Of the 45 Mantles submitted, there has been one PSA MINT 9.

The most readily available card in this set is the Whitey Lockman. This can likely be attributed to a transaction that Lifson completed in the mid-1970s. The hobby veteran once purchased 52 Lockman cards directly from an employee of Mill Print, the Milwaukee-based company that produced these cards.

"I remember when I tried to sell them. I actually put an ad in The Trader Speaks telling people that they could have one for $25," he said.

Lifson said that he sold these uncirculated cards one at a time.

"Every card went to a different person," he explained. "They got scattered across the land in a way that was very uncommon. When I was down to 20, I could've sold them all."

Lifson's purchase explains why a disproportionately high number of Lockman cards have been submitted and received high grades. Of the 22 evaluated by PSA, there have been five PSA 8s, one PSA NM+ 7.5 and four PSA NM 7s.

1954 Stahl-Meyer Franks

Dubbeld says he sees cards from this series less frequently than the 1953 series. For this offering, Stahl-Meyer increased the number of cards to 12 - four from each of the New York teams.

These cards showcase the same front design as the 1953 singles, with the exception of their yellow borders. The vertical, red-bordered backs present information in red and blue on white stock and offer vitals and stats at the bottom similar to those on the 1953 singles.

Rather than a ticket promotion, however, the top-half of the 1954 backs gave kids a chance to send away for a "Johnny Stahl-Meyer's Baseball Kit." This kit included a large poster that provided room to score a game, as well as replica tickets to a game. To obtain this kit, kids had to send one package wrapper and 10 cents to a Stahl-Meyer address.

This set offers seven of the same players as the 1953 issue and introduces five new players: Carl Erskine, Gil McDougald, Don Mueller, Don Newcombe and most notably Willie Mays. This would also be the "Say Hey Kid's" only Stahl-Meyer card. Just 10 Mays cards have been submitted and there is only one PSA 9 and one PSA EX 5 as the highest graded examples.

Why Mays is only in the 1954 set remains a mystery. The Giants superstar served in the military in 1953, so perhaps that explains his absence from the 1953 set. But why Mays, who was a star on the Giants' 1954 World Series-winning squad, wasn't included in the 1955 release has never been officially explained. It seems likely, however, that the two sides simply couldn't agree on financial terms.

This set also offers the rarest of the three Mantle Stahl-Meyer singles. Just 10 have been evaluated and the highest graded copy has been a PSA 7, which was sold by Robert Edward Auctions for $23,500 in May 2011.

"Even though we got a great price for that [1954] Mantle Stahl-Meyer, I think it was a bargain. They just don't exist in top grade," said Lifson.

1955 Stahl-Meyer Franks

The New York meat manufacturer produced one final 12-card set in 1955.

The fronts of these cards are identical to the 1954 singles, and like the 1954 cards, the vertical backs boast red-and-blue text on white stock that highlights the player's name, position, team, vitals and stats on the bottom.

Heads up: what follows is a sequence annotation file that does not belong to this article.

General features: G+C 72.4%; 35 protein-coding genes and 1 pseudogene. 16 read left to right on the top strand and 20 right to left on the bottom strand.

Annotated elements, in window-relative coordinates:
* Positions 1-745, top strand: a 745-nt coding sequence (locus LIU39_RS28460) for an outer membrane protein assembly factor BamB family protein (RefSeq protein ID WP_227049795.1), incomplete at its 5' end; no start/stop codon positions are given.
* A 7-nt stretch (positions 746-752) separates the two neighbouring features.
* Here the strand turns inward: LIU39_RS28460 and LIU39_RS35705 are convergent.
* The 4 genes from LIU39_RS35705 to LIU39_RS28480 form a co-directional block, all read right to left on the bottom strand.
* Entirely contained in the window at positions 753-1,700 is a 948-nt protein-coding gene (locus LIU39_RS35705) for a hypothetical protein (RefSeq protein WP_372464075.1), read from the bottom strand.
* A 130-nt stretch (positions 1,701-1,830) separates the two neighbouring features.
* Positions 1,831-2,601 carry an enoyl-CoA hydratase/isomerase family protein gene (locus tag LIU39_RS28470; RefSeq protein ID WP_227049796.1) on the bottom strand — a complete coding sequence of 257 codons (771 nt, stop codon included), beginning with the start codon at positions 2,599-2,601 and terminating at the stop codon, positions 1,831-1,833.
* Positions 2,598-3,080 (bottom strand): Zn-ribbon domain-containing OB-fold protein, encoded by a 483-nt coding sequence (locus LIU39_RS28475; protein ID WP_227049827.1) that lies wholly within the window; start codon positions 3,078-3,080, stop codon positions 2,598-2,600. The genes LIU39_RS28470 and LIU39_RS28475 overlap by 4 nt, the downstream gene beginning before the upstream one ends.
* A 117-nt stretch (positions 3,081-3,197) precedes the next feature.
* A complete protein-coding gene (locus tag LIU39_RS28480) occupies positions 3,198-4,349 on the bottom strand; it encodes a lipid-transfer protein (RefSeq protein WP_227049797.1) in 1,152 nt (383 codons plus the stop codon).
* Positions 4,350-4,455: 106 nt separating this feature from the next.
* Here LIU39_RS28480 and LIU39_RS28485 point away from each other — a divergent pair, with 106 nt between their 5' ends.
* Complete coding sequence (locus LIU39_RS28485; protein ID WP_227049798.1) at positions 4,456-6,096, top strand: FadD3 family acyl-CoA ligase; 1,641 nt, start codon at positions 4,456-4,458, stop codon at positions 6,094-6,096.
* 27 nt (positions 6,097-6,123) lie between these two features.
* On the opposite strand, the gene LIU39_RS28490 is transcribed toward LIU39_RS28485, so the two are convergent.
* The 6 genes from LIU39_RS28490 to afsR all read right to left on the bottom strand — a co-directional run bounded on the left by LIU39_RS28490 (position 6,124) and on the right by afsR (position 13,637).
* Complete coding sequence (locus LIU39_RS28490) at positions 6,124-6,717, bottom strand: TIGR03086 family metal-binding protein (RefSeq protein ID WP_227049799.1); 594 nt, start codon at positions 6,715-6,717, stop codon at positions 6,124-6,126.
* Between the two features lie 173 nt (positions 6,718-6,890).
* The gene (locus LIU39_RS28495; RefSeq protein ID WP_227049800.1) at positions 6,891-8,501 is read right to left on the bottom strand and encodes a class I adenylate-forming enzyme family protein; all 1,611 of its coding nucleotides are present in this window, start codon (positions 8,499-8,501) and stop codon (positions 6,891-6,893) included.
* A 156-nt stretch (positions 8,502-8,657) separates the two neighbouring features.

But rather than featuring a promo for Johnny Stahl-Meyer's kits, the 1955 cards offered kids the chance to send away for a cap or pennant. For two wrappers and 50 cents, collectors could receive a cap of the big league team of their choice, while two wrappers and 25 cents could net them a wall-size pennant (12" by 30") of their favorite club.

Eleven of the 12 player cards in this series are the same as those in the 1954 set. Jim "Dusty" Rhodes replaced Mays as the only new card in the set.

The Mantle card is once again the most valuable. Of the 18 submissions, the highest grade that one has received is a PSA VG-EX 4.

But while the Stahl-Meyer sets do boast a high percentage of Hall of Famers, several legends are also absent. Where, for example, are the cards of Jackie Robinson, Pee Wee Reese, Yogi Berra or Whitey Ford? The likely explanation is that Stahl-Meyer couldn't come to a financial agreement with these players.

Nevertheless, demand for the cards of players that were included in these condition-sensitive sets continues to be strong.

"If you're from the New York area, this is the probably the king of all your regional sets," said Dubbeld.

Aiello expresses similar thoughts.

"I think that what makes this set interesting is that it showcased only the New York teams and it lasted for only a very short time. So, for me, that makes the chase of finding them more interesting," he said. "And certainly there are a lot of nostalgic feelings evoked by memorabilia of the Giants and the Dodgers before they moved to the West Coast. It's a snapshot of a great time in American baseball."

• • •

Writer's Note: I contacted the Stahl-Meyer head office for this article and spoke with a contact there. They asked me to email my questions to them, so I sent them some questions asking if they could confirm how these cards were distributed and why stars like Jackie Robinson did not participate. I didn't receive answers, so while I've done my best to research the 1953-55 Stahl- Meyer issues, unfortunately, some of the details surrounding these series have proven to be difficult to confirm.

For more information on the 1953-55 Stahl-Meyer Franks baseball card set, please visit

If you have any information that can improve this article, please feel free to contact Kevin Glew at [email protected]. Thanks to Robert Edward Auctions and Paul Dubbeld for providing images for this article. Please note that the Population Report figures quoted and Set Registry rankings reported are those as of July 2016.